The U.S. government will maintain an active role in the ICG and the Providers’ Forum in order to develop important alliances with developing countries regarding space-based PNT services.

Public Outreach
A key U.S. policy goal is to promote U.S. technological leadership in applications involving space-based PNT services, particularly the Global Positioning System. To support this goal, the Coordination Office developed and produced brochures for national and international users, decision-makers and the general public. These brochures emphasize the economic, safety, security, scientific, and personal benefits of using GPS.

Brochures and online products produced in English, Spanish, and French provide factual, authoritative information in easy-to-understand formats. The Coordination Office also plans to translate this material into Arabic and other languages, as required. Brochures are available in hardcopy for conferences, meetings and symposia through the Coordination Office.

A newly created Web site provides information about the EXCOM and Coordination Office, PNT policy, the U.S. Space-Based PNT Advisory Board, and frequently asked questions. It also contains public domain presentations for information and field use. Since its inception, more than 70,000 visitors have explored the site’s resources, and the site currently gets about 250 visitors per day. For PNT info, visit <http://www.pnt.gov>.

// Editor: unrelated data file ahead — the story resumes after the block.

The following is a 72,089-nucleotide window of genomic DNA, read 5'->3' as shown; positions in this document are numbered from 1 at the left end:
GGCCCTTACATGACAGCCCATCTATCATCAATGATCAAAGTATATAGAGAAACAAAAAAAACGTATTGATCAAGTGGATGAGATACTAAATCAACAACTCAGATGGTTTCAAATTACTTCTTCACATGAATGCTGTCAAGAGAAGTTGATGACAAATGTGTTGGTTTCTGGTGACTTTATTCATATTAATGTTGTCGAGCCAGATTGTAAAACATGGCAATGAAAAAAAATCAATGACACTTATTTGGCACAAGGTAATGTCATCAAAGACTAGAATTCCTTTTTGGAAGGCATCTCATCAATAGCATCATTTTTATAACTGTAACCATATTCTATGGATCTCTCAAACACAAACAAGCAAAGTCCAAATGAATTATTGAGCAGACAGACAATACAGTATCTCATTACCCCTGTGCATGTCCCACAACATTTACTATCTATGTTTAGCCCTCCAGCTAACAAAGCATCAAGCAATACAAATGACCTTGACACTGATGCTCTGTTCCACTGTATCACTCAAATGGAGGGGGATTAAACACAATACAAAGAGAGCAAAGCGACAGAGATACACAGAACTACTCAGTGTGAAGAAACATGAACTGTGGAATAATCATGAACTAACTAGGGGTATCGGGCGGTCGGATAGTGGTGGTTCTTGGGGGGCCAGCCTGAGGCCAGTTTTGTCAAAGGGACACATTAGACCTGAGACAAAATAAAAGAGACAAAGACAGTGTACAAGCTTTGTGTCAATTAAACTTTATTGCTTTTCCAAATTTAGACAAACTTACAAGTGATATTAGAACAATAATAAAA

A second Web site was launched last September to cover GPS applications and serve as a repository for news media and general public information, including the brochures mentioned earlier. The site, which has had 11,500 visitors since it opened, also has links to related online material. To learn more about GPS, visit: <http://www.gps.gov>.

National PNT Advisory Board
The EXCOM established a National Space-Based Positioning, Navigation, and Timing Advisory Board in early 2006. NASA will host and provide administrative support for this group, which will operate solely in an advisory capacity as directed by the National PNT Policy and in accordance with the Federal Advisory Committee Act. The board will advise on U.S. space-based PNT policy, planning, program management, funding, and other pertinent issues.

The board charter was approved by the EXCOM in early 2006 and signed by the NASA Administrator on April 18, 2006. The Coordination Office managed EXCOM member input for study topics and will present them at the board’s first meeting in March 2007.


PNT Coordination Office